Listen to this article
Not far from the halls where Lincoln Center Festival conducts its formal entertainments, a free-swinging Out of Doors festival takes over. In the Plaza and nearby Damrosch Park Bandshell, more than 100 free dance, music and other events, many of them for children, are taking place during the month. There is an eclectic array of talent, from well-known companies such as Trisha Brown and Paul Taylor to little-knowns such as Drumsong African Ballet Theatre. People sit out on folding chairs or wander around the perimeters to watch performers on the raised open stage. The bandshell has more sophisticated technical capabilities to support evening shows.
Typical of the relaxed, late-afternoon, “just dropped by” atmosphere, the French tap dancer Roxane Butterfly brought her small group of dancers and jazz musicians to the Plaza. Influenced by her travels abroad, this papillon of a dancer exhibited her fluttery air-brushing tap style: dubbed “Butterfly” by her mentor, tap great Jimmy Slyde, she shares his way of concealing technique under an easygoing style.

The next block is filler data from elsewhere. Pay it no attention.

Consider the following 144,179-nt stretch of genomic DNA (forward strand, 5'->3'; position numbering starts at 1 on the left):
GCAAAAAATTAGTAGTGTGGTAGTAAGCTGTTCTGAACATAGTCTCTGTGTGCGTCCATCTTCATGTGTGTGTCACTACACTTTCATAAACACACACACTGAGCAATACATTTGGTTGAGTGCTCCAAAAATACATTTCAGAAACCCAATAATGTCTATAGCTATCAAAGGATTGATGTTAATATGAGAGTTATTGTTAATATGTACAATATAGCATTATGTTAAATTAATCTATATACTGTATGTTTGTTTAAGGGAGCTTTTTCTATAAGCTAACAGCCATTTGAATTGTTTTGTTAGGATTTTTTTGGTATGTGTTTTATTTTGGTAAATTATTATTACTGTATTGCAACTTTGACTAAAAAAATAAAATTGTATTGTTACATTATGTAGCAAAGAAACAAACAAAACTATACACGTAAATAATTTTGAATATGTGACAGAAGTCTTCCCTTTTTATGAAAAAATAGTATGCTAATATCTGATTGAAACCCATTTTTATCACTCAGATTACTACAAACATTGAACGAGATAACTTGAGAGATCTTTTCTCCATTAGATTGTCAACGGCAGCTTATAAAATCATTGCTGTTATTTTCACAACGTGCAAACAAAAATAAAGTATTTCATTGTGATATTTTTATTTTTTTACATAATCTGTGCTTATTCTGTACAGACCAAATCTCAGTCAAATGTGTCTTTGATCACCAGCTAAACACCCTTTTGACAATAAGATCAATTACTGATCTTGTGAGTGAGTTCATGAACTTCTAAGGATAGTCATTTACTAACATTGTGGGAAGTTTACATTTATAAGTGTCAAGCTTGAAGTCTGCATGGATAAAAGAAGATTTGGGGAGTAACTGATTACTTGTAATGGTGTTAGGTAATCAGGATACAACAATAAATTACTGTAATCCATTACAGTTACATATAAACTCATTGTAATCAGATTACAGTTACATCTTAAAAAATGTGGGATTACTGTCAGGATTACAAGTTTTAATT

She appeared at the Plaza with Claudio Rahardjanoto and Alexandria Bradley. The trio were basic in their happy opening hoofing, then broke out in solos that emphasised their individuality. Interweaving through the show, graceful flamenco dancer Sol, in a flaming red sheath, demonstrated the similarities and differences between flamenco and tap. Costumed like chic gypsies – flared pants and tasselled boleros – the three tapped their way through Morocco, Algeria and Turkey, throwing in a bit of New York basic, demonstrating each country’s dance imprint. To one side, the musicians – Graham Haynes, cornetist, flameco guitarist Arturo Martinez, Tony de Vivo, percussion, and Damon Banks, bass – gave strong support. Unlike some of the straining, stamping hoofers who appear immersed in themselves, Butterfly’s tapping has an open, laid-back quality. This and the way she likes to pause and address an audience on her international aspirations for tap makes the show immediately accessible. The audience licked their ice-creams, slurped their soft drinks and tapped appreciatively with their feet.
Get alerts on Life & Arts when a new story is published